Ted Damianos is one of a handful of top-tier sommeliers at La Compagnie des Vins Surnaturels, the NYC debut of the renowned Parisian wine bar of the same name. With a wine list comprising around 600 bottles from international viticultural regions, the extent of its offerings are certainly “supernatural”—and an arena in which Damianos’ 12 years of somm experience are put to the test.
We reached out to Damianos after learning about his recent trip to Liguria, a coastal mezzaluna-shaped region in Northwest Italy. His third time in the Italian Riviera—but inaugural visit with a child—revealed more than just Liguria’s universally captivating charms, but also some underrated elements of its appeal. Whether your trip to Italy is wine-soaked, fueled by food or accompanied by an 11-month-old baby, Damianos’ top five takeaways will have Liguria rising to the top of your list.
1. Geographically, it’s a unique area in Italy.
“The first time I went, my wife and I were traveling through Piemonte and the Barolo wine region, but we eventually thought, ‘Why don’t we just pop down to the beach for a couple of nights?’,” said Damianos.
The couple didn’t think much beyond that, but after showing up, their minimal expectations of Liguria were blown away.
“We realized that Liguria is the best of both worlds since you have soaring mountains that slope right into the Mediterranean. It’s like an amphitheater that faces the sea with its own special microclimate.”
2. There’s a wealth of coastal towns and mountain villages.
“Liguria is a long thin region split by Genoa in the middle, where the western half borders France. We drove over from Nice on our last trip and worked our way through,” Damianos recalls.
Along Liguria’s steep terrain are the postcard-perfect coastal towns we all know, like Cinque Terre and Portofino—and the “wall-to-wall” midsummer crowds they attract. But considering a visit to the western and inland areas can yield another side of the Riviera, including centuries-old hilltop settlements with unexpected character.
“Dolceacqua is a mountain town closer to France with a famous castle and bridge. Monet used to paint there. The roads can be a bit treacherous, so it’s good to plan out your route if you’re driving.”
Migrating towards the coast, Damianos and his wife discovered the town of Finale Ligure. “It was just fantastic there—really amazing beaches, superb restaurants, and mostly Italian visitors. There’s also a medieval section in the hills,” he added.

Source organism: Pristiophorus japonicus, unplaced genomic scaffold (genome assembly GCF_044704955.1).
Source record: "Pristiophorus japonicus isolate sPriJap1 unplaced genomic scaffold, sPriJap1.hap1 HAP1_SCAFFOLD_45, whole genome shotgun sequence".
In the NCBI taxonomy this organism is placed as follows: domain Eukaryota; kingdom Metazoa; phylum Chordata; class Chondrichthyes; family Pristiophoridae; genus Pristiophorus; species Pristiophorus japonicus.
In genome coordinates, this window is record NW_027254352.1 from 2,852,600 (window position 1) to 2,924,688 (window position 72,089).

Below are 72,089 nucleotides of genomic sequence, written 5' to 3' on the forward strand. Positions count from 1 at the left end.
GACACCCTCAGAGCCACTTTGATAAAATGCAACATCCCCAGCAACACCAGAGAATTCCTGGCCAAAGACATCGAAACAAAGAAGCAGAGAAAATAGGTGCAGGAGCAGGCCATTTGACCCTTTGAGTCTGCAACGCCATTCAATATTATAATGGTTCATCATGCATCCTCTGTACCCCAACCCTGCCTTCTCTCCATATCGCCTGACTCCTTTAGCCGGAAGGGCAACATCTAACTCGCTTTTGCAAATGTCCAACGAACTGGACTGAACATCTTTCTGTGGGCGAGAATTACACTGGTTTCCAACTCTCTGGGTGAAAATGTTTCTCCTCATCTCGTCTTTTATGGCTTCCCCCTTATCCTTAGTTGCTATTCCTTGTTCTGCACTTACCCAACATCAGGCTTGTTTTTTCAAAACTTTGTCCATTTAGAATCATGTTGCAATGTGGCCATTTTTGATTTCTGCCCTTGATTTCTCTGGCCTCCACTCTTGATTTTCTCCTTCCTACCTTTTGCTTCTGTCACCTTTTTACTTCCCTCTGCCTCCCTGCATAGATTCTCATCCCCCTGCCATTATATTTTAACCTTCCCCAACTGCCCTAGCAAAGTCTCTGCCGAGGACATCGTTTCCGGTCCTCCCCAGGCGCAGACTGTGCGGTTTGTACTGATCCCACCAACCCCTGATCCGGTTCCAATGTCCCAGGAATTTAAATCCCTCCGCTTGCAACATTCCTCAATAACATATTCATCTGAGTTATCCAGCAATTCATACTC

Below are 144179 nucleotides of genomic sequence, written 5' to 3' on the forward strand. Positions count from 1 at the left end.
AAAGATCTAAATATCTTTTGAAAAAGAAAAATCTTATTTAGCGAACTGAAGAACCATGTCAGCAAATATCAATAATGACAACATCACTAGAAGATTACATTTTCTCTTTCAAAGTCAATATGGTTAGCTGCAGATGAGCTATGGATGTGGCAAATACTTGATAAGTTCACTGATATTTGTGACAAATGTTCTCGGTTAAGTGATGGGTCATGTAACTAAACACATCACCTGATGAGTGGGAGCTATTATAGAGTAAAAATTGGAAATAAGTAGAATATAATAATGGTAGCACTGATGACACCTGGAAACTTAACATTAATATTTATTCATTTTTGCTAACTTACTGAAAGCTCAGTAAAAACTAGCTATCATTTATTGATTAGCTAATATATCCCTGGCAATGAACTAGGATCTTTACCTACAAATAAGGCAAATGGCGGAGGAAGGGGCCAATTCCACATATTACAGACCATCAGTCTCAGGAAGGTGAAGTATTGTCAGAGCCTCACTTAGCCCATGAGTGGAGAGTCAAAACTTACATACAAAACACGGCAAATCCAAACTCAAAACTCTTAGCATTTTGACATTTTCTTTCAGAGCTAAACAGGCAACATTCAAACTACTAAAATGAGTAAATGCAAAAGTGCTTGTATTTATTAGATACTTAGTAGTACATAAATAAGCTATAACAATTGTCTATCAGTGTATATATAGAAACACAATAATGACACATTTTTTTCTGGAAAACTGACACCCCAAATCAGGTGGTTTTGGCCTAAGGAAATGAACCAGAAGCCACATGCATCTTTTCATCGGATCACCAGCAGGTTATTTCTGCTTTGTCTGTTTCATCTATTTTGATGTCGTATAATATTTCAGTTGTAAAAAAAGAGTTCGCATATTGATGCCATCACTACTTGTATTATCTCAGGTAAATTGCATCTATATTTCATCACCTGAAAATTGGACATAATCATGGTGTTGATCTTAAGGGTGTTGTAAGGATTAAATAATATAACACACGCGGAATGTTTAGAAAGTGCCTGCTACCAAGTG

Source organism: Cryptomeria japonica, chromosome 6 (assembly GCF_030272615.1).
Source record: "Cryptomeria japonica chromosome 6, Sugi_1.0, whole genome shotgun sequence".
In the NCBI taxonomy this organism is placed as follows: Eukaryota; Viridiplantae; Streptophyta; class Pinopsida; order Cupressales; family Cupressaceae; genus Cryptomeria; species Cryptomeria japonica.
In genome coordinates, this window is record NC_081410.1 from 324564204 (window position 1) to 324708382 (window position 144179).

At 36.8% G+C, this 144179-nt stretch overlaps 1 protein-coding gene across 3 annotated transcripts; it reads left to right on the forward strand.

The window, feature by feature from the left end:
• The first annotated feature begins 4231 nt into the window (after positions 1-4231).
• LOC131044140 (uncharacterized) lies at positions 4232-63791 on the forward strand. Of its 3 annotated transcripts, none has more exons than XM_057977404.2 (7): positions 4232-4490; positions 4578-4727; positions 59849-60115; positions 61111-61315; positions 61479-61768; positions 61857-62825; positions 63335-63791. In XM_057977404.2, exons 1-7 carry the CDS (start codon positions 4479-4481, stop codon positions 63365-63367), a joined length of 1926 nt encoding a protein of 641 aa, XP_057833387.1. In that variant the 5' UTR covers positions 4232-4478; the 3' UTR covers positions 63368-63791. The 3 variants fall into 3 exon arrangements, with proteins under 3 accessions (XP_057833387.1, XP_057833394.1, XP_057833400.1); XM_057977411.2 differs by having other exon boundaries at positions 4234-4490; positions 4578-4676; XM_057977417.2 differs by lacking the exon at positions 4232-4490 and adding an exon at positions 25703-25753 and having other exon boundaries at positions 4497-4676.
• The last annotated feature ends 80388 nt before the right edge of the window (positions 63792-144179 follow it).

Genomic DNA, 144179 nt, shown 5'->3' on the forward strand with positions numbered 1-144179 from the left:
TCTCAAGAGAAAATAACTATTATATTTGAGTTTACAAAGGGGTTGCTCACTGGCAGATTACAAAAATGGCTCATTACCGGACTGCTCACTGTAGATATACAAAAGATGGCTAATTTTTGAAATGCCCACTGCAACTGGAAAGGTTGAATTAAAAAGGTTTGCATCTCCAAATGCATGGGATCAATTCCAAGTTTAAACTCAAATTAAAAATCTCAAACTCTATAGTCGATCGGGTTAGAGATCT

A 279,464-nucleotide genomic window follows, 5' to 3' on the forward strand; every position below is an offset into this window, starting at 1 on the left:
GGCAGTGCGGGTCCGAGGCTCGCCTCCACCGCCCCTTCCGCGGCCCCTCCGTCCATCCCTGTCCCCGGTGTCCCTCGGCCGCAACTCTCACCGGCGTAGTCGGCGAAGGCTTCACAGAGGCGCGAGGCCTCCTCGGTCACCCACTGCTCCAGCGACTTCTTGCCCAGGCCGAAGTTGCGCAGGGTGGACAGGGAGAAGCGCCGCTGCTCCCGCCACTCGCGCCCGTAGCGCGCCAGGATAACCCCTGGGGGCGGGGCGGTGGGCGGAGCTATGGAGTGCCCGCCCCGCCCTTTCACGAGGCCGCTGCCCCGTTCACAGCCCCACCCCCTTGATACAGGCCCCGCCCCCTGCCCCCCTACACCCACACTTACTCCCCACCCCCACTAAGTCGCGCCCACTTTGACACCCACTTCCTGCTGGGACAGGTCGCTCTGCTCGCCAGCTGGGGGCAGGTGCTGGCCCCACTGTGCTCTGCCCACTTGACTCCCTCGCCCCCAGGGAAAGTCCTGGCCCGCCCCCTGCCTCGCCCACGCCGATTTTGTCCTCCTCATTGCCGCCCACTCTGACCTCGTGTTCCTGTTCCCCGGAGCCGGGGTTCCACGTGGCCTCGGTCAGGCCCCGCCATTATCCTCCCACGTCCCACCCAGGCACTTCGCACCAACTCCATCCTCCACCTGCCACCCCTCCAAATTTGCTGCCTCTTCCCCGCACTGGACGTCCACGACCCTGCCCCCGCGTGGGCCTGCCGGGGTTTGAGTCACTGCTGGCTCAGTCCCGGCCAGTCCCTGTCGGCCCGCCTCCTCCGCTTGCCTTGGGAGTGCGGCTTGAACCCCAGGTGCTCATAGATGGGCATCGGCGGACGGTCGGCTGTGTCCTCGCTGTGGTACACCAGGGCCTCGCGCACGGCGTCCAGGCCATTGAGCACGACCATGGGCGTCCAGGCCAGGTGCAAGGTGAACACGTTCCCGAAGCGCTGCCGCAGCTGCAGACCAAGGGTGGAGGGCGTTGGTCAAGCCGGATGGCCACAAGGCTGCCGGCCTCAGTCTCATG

3. The culinary scene encompasses the best of Italy.
Thanks to its distinct topography, Liguria’s cuisine is a melting pot of lighter Mediterranean fare and more substantial northern Italian cuisine.
“What’s cool is that you can eat in either direction. When you’re close to the mountain countryside, you will get those hearty rabbit dishes and hunted game. We went to this one agroturismo (a working farm and restaurant) with no menu, where they just bring out the food they’re making that day and it was a beast!”
But because Liguria skims the Mediterranean, the region also has access to the greatest seafood with traditional components like lemon, capers and pestos. Focaccia is also native to the area.
4. And for wine lovers, Liguria is a special treat.
For Damianos, Liguria is not just a story of the wine, but how the food and wine experience comes together, around the sea and mountains.
“Liguria is probably most known for its Vermentino, which is really one of Italy’s great whites. It transports you to a place that few others can: you smell the seaspray, the herbs growing, wild fennel—it wraps up all the aromas and flavors in a glass.”
And how about reds? “The Rossese di Dolceacqua is a wonderful varietal that is definitely overlooked in the States. People tend to think of it as an easygoing red, but there are some really serious structured examples that we may not have access to back home, but what you can get in Liguria.”
Best of all, Damianos contends that you don’t need to know wine to get it there: “It’s great for entry level wine enthusiasts.”
5. But can you travel to Liguria with children?
The essential question for family travelers: can I bring my young children? Damianos says yes and no.
“Looking back, it was a little aggressive to bring our 11-month-old up to the mountains to Dolceacqua. There just isn’t much space up there, so he felt a little confined,” laments Damianos.
Pro tip: stick to the coast.
“Our son loved the beach. There are a ton of beach clubs in Finale Ligure with restaurants serving super simple, tasty food that makes it easy when you have a kid to pop in for a quick lunch before he takes a nap. We can rent a chair and umbrella for the day and he’ll his own spot to hang out in, under the shade.”
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